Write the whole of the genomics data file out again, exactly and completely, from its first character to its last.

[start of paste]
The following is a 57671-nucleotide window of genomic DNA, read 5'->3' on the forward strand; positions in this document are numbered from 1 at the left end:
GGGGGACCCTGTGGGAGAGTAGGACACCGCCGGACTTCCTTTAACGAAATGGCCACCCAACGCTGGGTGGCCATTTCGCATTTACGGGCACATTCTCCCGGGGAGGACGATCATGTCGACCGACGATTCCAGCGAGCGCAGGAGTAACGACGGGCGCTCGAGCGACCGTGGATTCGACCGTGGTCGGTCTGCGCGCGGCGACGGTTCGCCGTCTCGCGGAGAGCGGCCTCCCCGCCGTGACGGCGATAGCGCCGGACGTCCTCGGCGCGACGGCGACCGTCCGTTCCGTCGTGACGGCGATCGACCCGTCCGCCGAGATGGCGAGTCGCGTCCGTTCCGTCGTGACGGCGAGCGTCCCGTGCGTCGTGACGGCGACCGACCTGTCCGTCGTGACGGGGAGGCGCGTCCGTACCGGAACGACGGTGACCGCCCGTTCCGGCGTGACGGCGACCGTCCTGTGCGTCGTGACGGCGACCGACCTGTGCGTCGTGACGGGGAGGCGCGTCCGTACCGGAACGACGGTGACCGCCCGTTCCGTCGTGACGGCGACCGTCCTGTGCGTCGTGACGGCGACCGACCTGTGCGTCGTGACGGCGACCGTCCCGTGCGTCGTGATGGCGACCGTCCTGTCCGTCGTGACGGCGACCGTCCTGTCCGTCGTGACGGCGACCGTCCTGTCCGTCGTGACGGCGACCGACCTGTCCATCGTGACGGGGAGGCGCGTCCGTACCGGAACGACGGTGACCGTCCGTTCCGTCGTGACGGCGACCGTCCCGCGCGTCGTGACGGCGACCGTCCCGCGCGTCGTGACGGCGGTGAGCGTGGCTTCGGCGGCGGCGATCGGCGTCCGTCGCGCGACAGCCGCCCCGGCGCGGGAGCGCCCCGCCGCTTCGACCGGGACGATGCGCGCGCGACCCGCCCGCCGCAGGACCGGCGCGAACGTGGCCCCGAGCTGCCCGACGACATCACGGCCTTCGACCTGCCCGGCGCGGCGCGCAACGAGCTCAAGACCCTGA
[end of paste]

The following is a 57671-nucleotide window of genomic DNA, read 5'->3' on the forward strand; positions in this document are numbered from 1 at the left end:
GGGGGACCCTGTGGGAGAGTAGGACACCGCCGGACTTCCTTTAACGAAATGGCCACCCAACGCTGGGTGGCCATTTCGCATTTACGGGCACATTCTCCCGGGGAGGACGATCATGTCGACCGACGATTCCAGCGAGCGCAGGAGTAACGACGGGCGCTCGAGCGACCGTGGATTCGACCGTGGTCGGTCTGCGCGCGGCGACGGTTCGCCGTCTCGCGGAGAGCGGCCTCCCCGCCGTGACGGCGATAGCGCCGGACGTCCTCGGCGCGACGGCGACCGTCCGTTCCGTCGTGACGGCGATCGACCCGTCCGCCGAGATGGCGAGTCGCGTCCGTTCCGTCGTGACGGCGAGCGTCCCGTGCGTCGTGACGGCGACCGACCTGTCCGTCGTGACGGGGAGGCGCGTCCGTACCGGAACGACGGTGACCGCCCGTTCCGGCGTGACGGCGACCGTCCTGTGCGTCGTGACGGCGACCGACCTGTGCGTCGTGACGGGGAGGCGCGTCCGTACCGGAACGACGGTGACCGCCCGTTCCGTCGTGACGGCGACCGTCCTGTGCGTCGTGACGGCGACCGACCTGTGCGTCGTGACGGCGACCGTCCCGTGCGTCGTGATGGCGACCGTCCTGTCCGTCGTGACGGCGACCGTCCTGTCCGTCGTGACGGCGACCGTCCTGTCCGTCGTGACGGCGACCGACCTGTCCATCGTGACGGGGAGGCGCGTCCGTACCGGAACGACGGTGACCGTCCGTTCCGTCGTGACGGCGACCGTCCCGCGCGTCGTGACGGCGACCGTCCCGCGCGTCGTGACGGCGGTGAGCGTGGCTTCGGCGGCGGCGATCGGCGTCCGTCGCGCGACAGCCGCCCCGGCGCGGGAGCGCCCCGCCGCTTCGACCGGGACGATGCGCGCGCGACCCGCCCGCCGCAGGACCGGCGCGAACGTGGCCCCGAGCTGCCCGACGACATCACGGCCTTCGACCTGCCCGGCGCGGCGCGCAACGAGCTCAAGACCCTGA